As the leading provider of salt pit removal in Duluth and its surrounding areas, our licensed technicians at Armor Coating Co. receive hundreds of questions from residents and business owners about how saline water and salinity can damage their real estate investments. Salt pit and potassium chloride cleanup are two of our most-requested services, and we love helping our customers learn how to maintain their concrete decks, porches, sidewalks, and entryways.
The soluble properties of salt and the melting process of ice and snow can make concrete maintenance challenging, and we understand the post-winter dilemmas of our customers. In this article, our technicians at Armor Coating Co. will outline how to maintain your concrete surfaces after salt pit removal. We will also throw in a few tips on how to avoid salt, potassium, and calcium buildup in future winters.
How Does Cold Water and Salt Damage Concrete Surfaces?
Research from Statista reveals that concrete is the number-one construction material in the United States, with a market size growing to more than 109 million metric tons sold in 2021. Many homeowners and renters don’t know that Portland cement is a naturally porous material made from a combination of binders, gravel, and sand. It features billions of near-microscopic holes that mold spores, soluble chemicals, and moisture can penetrate, weakening its supportive capabilities.
At Armor Coating Co., we recommend coating your concrete floors with epoxy or polyurethane compounds to prevent water damage. In many areas in the United States, property owners use salt, calcium chloride, and potassium chloride to clear snow and ice from exterior structures. They have ions that loosen the molecular bonds between oxygen and hydrogen atoms in freezing temperatures, preventing them from crystallizing into ice.
How Calcium Oxychloride Can Damage Concrete
Research from the Transportation Research Board reveals that local governments and property owners use more than 10 million tons of salt to eliminate ice from driveways and public roads. Most road salt products lose effectiveness when temperatures drop below 15 degrees Fahrenheit, leading professionals to use calcium-based alternatives.
Most Portland cement mixes have calcium hydroxide, which can bond with calcium chloride deicers or the calcium compounds inside sodium chloride particles, forming calcium oxychloride or CAOXY. CAOXY compounds expand in the sublayers of concrete structures, causing integrity issues and cosmetic cracks. It also saturates bare concrete with up to 10% more water during the freeze-thaw cycle, generating additional hydraulic pressure when water becomes ice in its inner layers.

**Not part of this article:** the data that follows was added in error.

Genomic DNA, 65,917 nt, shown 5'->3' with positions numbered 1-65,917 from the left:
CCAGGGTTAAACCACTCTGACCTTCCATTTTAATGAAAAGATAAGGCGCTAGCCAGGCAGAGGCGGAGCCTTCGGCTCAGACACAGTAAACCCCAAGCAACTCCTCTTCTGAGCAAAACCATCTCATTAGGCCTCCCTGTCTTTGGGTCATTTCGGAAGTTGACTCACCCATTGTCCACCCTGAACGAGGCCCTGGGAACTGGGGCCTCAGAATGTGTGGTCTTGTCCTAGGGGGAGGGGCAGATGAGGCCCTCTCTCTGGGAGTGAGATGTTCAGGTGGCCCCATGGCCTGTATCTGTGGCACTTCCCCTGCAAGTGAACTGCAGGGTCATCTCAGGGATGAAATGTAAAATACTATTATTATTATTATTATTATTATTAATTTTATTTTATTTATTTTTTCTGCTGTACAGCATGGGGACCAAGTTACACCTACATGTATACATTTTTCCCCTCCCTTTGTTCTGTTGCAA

Why Salt Pit Removal in Duluth Is Essential for Maintaining Real Estate Values
Our concrete experts at Armor Coating Co. go on hundreds of salt pit removal jobs in Duluth and the surrounding areas annually. Deicers will cause cosmetic damage on concrete structures when left to dry as the seasons change. Spalling, cracking, dusting, and cracks are prevalent features of poorly maintained concrete sidewalks and fences.
Cosmetic damage on exterior concrete structures can drastically impact curb appeal and lower real estate values. Nearly 99% of the active members of the National Association of Realtors believe curb appeal is essential for maintaining home and commercial property values. Structures with rundown-looking exteriors get fewer clicks in online marketplaces and interested buyers, leading to lower offers.
Salt pit removal is an essential service for many neighborhoods in Duluth, but the post-work maintenance process is something that residents and business owners often overlook.
Protecting Concrete Surfaces After Salt Pit Removal
Protect your concrete from moisture penetration, mold formation, and other weather-related damage involves using market-tested sealers. Our concrete experts from Armor Coating Co. use a broad range of industrial-strength products to shield concrete structures from saline water and salinity in the air, including the following:
Use a Densifying Sealer
Our crew uses branded sealers with concrete densifiers to remediate damage from saline water penetration and prevent damage in future winters. Products like LiON Hard, Concrete Sealer X-1, and Prosoco LS provide a durable layer of protection against airborne and waterborne salt sources.
Densifying sealers are perfect for concrete surfaces that already feature dusting, pitting, and spalling before concrete removal. They contain lithium silicate and sodium compounds that can interact with the calcium silicate hydrate molecules beneath the top layer of your concrete surface, toughening its top and sublayers by up to 45%. Densifiers make concrete more resistant to abrasion, impact damage, and long-term effects from deicers.
We exclusively use fast-curing products with low volatile organic or VOC content, resulting in a coated surface safe for children and pets.
Use Water Repellant Sealers
A water-repellant sealer prevents moisture from penetrating the top layer of a concrete slab. Salt and deicers lower the freezing temperature of the water, causing it to penetrate concrete pores in sub-zero temperatures. Without a water-repellant sealer, moisture will freeze within the slab, causing cracks and spalling.
We use water-repellant sealers after coating a concrete surface with a densifier for all-weather protection. We apply two to three coats of a densifier before using a silane siloxane or silicone water-repellent with a pump sprayer.
Use Acrylic Sealers
Acrylic sealers are available in water and solvent-based formulations and can protect PVC, wood, aluminum, iron, and concrete surfaces from moisture penetration.
Our technicians can apply them in stamped, colored, and exposed aggregates. They usually cure in less than an hour and provide all-weather protection for two to five years.